business news in context, analysis with attitude

Walmart announced today the expansion of its DroneUp delivery network "to 34 sites by the end the year, providing the potential to reach 4 million U.S. households across six states – Arizona, Arkansas, Florida, Texas, Utah and Virginia. This provides us the ability to deliver over 1 million packages by drone in a year.

"Between the hours of 8:00 a.m. and 8:00 p.m., customers will be able to order from tens of thousands of eligible items, such as Tylenol, diapers and hot dog buns, for delivery by air in as little as 30 minutes. For a delivery fee of $3.99, customers can order items totaling up to 10 pounds, so simply put, if it fits safely it flies."

In a blog posting, David Guggina, Senior Vice President of Innovation and Automation for Walmart U.S., wrote, "After completing hundreds of deliveries within a matter of months across our existing DroneUp hubs, we’ve seen firsthand how drones can offer customers a practical solution for getting certain items, fast. More importantly, we’ve seen a positive response from our customers that have used the service. In fact, while we initially thought customers would use the service for emergency items, we’re finding they use it for its sheer convenience, like a quick fix for a weeknight meal. Case in point: The top-selling item at one of our current hubs is Hamburger Helper.

"Participating stores will house a DroneUp delivery hub inclusive of a team of certified pilots, operating within FAA guidelines, that safely manage flight operations for deliveries. Once a customer places an order, the item is fulfilled from the store, packaged, loaded into the drone and delivered right to their yard using a cable that gently lowers the package."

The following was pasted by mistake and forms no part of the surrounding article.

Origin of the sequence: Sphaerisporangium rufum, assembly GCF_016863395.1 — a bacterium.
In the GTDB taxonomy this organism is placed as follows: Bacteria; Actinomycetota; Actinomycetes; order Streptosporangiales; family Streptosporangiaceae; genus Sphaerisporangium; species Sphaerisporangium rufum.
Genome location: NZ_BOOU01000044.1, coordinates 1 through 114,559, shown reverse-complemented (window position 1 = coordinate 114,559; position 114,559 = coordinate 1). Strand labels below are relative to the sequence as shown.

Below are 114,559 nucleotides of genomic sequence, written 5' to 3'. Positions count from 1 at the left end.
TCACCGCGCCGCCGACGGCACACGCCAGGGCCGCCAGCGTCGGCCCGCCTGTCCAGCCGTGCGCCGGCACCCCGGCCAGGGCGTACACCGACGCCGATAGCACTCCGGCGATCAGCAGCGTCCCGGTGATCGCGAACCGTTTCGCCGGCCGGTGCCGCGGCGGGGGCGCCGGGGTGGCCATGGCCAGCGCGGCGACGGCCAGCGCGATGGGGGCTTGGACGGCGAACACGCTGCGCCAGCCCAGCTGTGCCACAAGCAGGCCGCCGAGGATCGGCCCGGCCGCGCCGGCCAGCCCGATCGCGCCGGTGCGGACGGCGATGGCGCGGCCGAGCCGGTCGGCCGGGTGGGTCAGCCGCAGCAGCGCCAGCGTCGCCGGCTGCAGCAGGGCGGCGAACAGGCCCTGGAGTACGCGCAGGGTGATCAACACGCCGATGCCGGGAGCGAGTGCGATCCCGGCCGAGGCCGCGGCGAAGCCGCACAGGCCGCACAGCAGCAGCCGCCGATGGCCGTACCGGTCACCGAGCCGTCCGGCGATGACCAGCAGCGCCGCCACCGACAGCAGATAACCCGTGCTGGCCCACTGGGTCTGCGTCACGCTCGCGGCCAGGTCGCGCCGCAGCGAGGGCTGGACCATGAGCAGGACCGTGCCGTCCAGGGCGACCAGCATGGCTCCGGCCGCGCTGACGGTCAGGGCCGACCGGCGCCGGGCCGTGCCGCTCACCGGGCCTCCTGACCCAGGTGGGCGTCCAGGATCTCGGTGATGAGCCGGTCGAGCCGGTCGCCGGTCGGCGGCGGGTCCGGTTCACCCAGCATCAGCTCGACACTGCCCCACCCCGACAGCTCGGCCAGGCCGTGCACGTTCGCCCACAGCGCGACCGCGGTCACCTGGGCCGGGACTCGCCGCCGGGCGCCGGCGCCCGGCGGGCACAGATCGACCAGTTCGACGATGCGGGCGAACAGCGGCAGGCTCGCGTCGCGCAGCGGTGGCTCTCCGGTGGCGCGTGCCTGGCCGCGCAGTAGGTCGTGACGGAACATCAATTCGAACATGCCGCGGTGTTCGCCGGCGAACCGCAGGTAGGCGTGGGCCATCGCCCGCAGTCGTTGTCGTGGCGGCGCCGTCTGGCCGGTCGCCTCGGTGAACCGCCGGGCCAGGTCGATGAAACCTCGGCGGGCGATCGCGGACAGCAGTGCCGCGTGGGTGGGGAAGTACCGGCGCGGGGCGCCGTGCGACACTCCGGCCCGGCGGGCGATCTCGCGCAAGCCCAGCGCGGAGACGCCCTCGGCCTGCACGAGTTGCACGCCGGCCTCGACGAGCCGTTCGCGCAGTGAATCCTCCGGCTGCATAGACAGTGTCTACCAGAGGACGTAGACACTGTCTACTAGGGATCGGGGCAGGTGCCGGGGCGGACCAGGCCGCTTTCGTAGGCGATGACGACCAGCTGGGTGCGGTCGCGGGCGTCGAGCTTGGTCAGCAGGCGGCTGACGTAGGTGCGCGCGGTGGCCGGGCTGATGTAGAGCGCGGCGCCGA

And, Guggina wrote:

"Walmart packages aren’t the only thing the drones will deliver. A core value at Walmart is to give back to the communities in which we operate, which is why as we scale our drone infrastructure, we’ll continue to influence the expansion of drone technology and enable other businesses to explore its benefits, too. This means DroneUp will offer local businesses and municipalities aerial drone solutions in areas like insurance, emergency response and real estate. For example, a local construction agency can work with DroneUp to monitor on-site job progress through aerial drone photography.

"Not only will the added revenue help offset the cost of delivery, but it also serves the entire drone industry by gathering more flight data as we work together to expand drone operations in a safe and regulated way."

KC's View:

The joke, when Amazon first started talking about using drones to make deliveries, was that Walmart would match the investment but put the money into anti-aircraft guns.

But it seems that Walmart is at least as advanced, and maybe ahead of Amazon when it comes to developing a drone air force.  Go figure.